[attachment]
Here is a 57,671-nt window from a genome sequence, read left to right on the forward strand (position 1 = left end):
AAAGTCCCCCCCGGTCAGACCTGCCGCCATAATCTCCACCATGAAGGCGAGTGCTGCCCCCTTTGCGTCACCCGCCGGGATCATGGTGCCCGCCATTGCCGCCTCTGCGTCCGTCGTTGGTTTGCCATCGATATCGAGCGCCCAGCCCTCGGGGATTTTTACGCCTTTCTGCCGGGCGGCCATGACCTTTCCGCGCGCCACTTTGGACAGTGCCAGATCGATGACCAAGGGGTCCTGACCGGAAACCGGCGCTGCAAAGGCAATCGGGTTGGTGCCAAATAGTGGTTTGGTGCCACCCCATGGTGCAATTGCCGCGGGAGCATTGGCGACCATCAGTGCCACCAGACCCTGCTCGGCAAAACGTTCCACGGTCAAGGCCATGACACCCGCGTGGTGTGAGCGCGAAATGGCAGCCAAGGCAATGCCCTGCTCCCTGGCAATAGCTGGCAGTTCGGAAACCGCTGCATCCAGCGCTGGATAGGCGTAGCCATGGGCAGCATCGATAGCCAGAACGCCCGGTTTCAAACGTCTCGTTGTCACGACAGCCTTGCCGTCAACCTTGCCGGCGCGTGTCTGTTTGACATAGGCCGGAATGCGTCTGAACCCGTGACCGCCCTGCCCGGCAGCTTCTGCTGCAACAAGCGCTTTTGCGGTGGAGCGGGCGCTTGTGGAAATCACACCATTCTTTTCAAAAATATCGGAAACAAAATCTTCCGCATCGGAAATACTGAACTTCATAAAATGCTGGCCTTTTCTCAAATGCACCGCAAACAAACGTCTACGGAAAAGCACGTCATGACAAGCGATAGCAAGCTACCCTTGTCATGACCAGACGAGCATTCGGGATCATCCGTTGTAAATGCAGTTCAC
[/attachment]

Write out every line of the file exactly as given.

Here is a 57,671-nt window from a genome sequence, read left to right on the forward strand (position 1 = left end):
AAAGTCCCCCCCGGTCAGACCTGCCGCCATAATCTCCACCATGAAGGCGAGTGCTGCCCCCTTTGCGTCACCCGCCGGGATCATGGTGCCCGCCATTGCCGCCTCTGCGTCCGTCGTTGGTTTGCCATCGATATCGAGCGCCCAGCCCTCGGGGATTTTTACGCCTTTCTGCCGGGCGGCCATGACCTTTCCGCGCGCCACTTTGGACAGTGCCAGATCGATGACCAAGGGGTCCTGACCGGAAACCGGCGCTGCAAAGGCAATCGGGTTGGTGCCAAATAGTGGTTTGGTGCCACCCCATGGTGCAATTGCCGCGGGAGCATTGGCGACCATCAGTGCCACCAGACCCTGCTCGGCAAAACGTTCCACGGTCAAGGCCATGACACCCGCGTGGTGTGAGCGCGAAATGGCAGCCAAGGCAATGCCCTGCTCCCTGGCAATAGCTGGCAGTTCGGAAACCGCTGCATCCAGCGCTGGATAGGCGTAGCCATGGGCAGCATCGATAGCCAGAACGCCCGGTTTCAAACGTCTCGTTGTCACGACAGCCTTGCCGTCAACCTTGCCGGCGCGTGTCTGTTTGACATAGGCCGGAATGCGTCTGAACCCGTGACCGCCCTGCCCGGCAGCTTCTGCTGCAACAAGCGCTTTTGCGGTGGAGCGGGCGCTTGTGGAAATCACACCATTCTTTTCAAAAATATCGGAAACAAAATCTTCCGCATCGGAAATACTGAACTTCATAAAATGCTGGCCTTTTCTCAAATGCACCGCAAACAAACGTCTACGGAAAAGCACGTCATGACAAGCGATAGCAAGCTACCCTTGTCATGACCAGACGAGCATTCGGGATCATCCGTTGTAAATGCAGTTCAC